On May 23, Representatives Barbara Lee and Judy Chu of California led members of the Congressional Asian Pacific American Caucus, Congressional Black Caucus, and Congressional Hispanic Caucus in introducing the Health Equity and Accountability Act (HEAA). This legislation takes on racial and ethnic health disparities using an intersectional approach that addresses the numerous factors that may impede a person’s access to care, including age, sex, gender, sexual orientation, gender identity and expression, disability, language, immigration status, and socio-economic status. People For the American Way and PFAW’s African American Ministers In Action are among the national organizations who’ve joined state and local allies in supporting HEAA. You can download our letter here.
Dear Health Leaders of the Congressional Tri-Caucus:
As organizations committed to achieving health equity, we write to express our organizational support for the Health Equity and Accountability Act of 2018.
Since the 108th Congress, the Health Equity and Accountability Act (HEAA) has provided a comprehensive and strategic legislative approach to eliminating racial and ethnic health disparities and achieving health equity. Understanding that our communities hold multiple identities, HEAA addresses the intersections of race and ethnicity with age, sex, gender, sexual orientation, gender identity and expression, disability, language, immigration status, and socio-economic status. This approach ensures that federal efforts to end health disparities address the numerous factors that may impede a person’s access to care. HEAA provides federal resources, funding, and policy changes, as well as the infrastructure necessary to improve access to quality care and improve health outcomes for communities of color and other underserved populations.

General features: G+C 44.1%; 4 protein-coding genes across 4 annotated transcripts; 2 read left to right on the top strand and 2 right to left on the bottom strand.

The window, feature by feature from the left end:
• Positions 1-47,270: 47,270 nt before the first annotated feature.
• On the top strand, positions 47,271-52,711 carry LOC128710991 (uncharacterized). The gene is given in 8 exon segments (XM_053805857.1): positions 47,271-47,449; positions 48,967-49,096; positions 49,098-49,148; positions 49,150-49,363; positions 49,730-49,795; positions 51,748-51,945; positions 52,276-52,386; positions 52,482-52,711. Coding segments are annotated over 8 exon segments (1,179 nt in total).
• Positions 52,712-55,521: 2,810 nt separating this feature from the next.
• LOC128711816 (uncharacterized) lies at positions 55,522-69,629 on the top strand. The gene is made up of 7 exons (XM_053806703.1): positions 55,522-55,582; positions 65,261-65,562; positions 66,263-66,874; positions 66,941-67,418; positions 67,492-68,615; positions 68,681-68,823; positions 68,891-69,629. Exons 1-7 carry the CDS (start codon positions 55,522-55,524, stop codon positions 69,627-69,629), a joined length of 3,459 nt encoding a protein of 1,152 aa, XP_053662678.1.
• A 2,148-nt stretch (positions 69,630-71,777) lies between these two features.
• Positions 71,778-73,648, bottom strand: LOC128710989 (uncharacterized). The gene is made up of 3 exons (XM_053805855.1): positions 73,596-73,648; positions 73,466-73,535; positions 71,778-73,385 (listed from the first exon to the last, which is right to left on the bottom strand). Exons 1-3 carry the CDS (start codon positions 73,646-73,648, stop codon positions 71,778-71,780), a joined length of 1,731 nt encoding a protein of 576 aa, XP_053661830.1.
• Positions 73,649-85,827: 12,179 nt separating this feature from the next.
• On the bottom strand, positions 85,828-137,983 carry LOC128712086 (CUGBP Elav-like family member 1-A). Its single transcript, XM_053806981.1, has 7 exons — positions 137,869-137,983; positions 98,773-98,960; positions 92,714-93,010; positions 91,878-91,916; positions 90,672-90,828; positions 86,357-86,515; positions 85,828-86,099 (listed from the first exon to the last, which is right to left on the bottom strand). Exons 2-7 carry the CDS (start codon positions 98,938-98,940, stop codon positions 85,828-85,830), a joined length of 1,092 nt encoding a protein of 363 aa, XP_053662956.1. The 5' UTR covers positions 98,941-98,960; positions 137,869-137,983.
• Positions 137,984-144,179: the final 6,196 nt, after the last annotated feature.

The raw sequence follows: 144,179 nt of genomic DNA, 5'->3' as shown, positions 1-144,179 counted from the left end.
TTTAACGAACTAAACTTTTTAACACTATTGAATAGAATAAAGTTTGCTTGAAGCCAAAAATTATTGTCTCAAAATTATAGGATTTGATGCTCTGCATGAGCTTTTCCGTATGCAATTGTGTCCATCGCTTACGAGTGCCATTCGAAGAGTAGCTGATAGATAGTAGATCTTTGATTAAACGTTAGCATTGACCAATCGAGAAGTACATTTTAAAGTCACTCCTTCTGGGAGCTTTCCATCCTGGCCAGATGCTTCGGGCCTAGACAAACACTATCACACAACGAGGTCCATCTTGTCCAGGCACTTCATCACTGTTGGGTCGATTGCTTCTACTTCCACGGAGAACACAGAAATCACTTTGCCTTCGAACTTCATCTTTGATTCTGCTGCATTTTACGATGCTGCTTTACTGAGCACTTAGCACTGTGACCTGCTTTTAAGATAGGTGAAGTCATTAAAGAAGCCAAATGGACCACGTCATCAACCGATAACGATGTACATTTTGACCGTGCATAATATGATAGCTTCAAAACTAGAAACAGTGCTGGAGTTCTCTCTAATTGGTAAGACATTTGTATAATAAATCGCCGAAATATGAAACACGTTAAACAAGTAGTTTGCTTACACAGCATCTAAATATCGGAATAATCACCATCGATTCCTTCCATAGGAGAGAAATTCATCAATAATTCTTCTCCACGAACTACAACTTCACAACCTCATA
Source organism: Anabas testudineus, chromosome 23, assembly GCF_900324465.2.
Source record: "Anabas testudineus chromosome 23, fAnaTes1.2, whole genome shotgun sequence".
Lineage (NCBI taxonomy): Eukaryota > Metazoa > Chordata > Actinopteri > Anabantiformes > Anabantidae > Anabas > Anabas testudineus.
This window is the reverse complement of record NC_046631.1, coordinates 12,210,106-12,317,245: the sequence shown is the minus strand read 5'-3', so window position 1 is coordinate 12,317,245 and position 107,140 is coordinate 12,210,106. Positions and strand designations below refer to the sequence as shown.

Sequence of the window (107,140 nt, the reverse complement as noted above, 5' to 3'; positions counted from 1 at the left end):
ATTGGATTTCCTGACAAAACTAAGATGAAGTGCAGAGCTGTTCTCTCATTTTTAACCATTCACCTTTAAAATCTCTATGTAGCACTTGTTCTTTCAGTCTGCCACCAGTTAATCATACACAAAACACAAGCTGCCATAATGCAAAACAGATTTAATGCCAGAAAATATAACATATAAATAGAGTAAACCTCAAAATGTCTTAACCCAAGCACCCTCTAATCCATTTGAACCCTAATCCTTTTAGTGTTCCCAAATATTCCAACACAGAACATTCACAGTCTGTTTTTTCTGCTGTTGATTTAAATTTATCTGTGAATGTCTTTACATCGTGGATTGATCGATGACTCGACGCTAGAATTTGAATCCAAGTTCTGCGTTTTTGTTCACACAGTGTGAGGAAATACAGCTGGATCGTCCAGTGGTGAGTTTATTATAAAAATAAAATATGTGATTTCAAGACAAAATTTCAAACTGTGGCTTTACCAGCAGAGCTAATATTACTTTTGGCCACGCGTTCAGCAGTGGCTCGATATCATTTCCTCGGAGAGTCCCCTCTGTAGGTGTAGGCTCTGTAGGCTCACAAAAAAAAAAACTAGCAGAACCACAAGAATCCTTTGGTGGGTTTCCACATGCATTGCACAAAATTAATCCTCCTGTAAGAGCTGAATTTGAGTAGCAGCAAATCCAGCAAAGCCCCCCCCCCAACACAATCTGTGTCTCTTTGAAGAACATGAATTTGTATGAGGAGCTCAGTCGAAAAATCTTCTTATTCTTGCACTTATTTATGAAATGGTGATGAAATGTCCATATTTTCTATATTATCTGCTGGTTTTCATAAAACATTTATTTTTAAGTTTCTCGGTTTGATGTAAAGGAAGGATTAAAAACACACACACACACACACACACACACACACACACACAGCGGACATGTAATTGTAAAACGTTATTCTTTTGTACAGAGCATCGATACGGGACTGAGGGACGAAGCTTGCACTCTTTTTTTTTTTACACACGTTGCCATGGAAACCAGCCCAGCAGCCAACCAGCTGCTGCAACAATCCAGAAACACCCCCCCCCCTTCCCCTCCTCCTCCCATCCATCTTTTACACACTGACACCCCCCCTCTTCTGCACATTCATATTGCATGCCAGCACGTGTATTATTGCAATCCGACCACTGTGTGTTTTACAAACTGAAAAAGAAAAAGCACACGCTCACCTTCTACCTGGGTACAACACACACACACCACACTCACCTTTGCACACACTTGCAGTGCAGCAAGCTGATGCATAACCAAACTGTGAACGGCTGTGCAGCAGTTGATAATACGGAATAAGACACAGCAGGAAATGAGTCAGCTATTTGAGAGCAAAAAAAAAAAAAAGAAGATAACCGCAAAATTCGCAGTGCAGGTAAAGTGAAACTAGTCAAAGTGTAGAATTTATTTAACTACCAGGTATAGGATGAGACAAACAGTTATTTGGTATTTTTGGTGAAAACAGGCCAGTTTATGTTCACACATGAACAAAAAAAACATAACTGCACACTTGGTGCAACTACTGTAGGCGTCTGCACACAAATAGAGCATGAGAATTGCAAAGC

HEAA 2018 is comprised of the following titles that include provisions to address the wide spectrum of inequities that persist in health care access, quality, and outcomes.
These titles are:
- Data collection and reporting;
- Culturally and linguistically appropriate health care;
- Health workforce diversity;
- Improving health care access and quality;
- Improving health outcomes for women, children and families;
- Mental health;
- Addressing high-impact minority diseases;
- Health information technology;
- Accountability and evaluation; and
- Social determinants and environmental justice.
This year’s reintroduction of HEAA is particularly important as we both defend health care gains while simultaneously working to address the vast gaps that remain. Communities of color continue to experience severe health disparities and as a result, poorer health outcomes. As this country continues to face numerous social and political challenges, HEAA stands as a solution that commands broad support. Over 300 groups comprise the HEAA Community Working Group dedicated to supporting the solutions advanced in HEAA. It is imperative that we work together to help eliminate the significant social, cultural, physical, and economic barriers that continue to impede communities of color and others from obtaining affordable, quality care. HEAA 2018 builds on the progress of the Affordable Care Act by providing additional investments to create a sustainable, cost-effective health care system that is rooted in fairness, justice, and equal opportunity.
We thank you for your leadership and steadfast commitment to achieving health equity for all.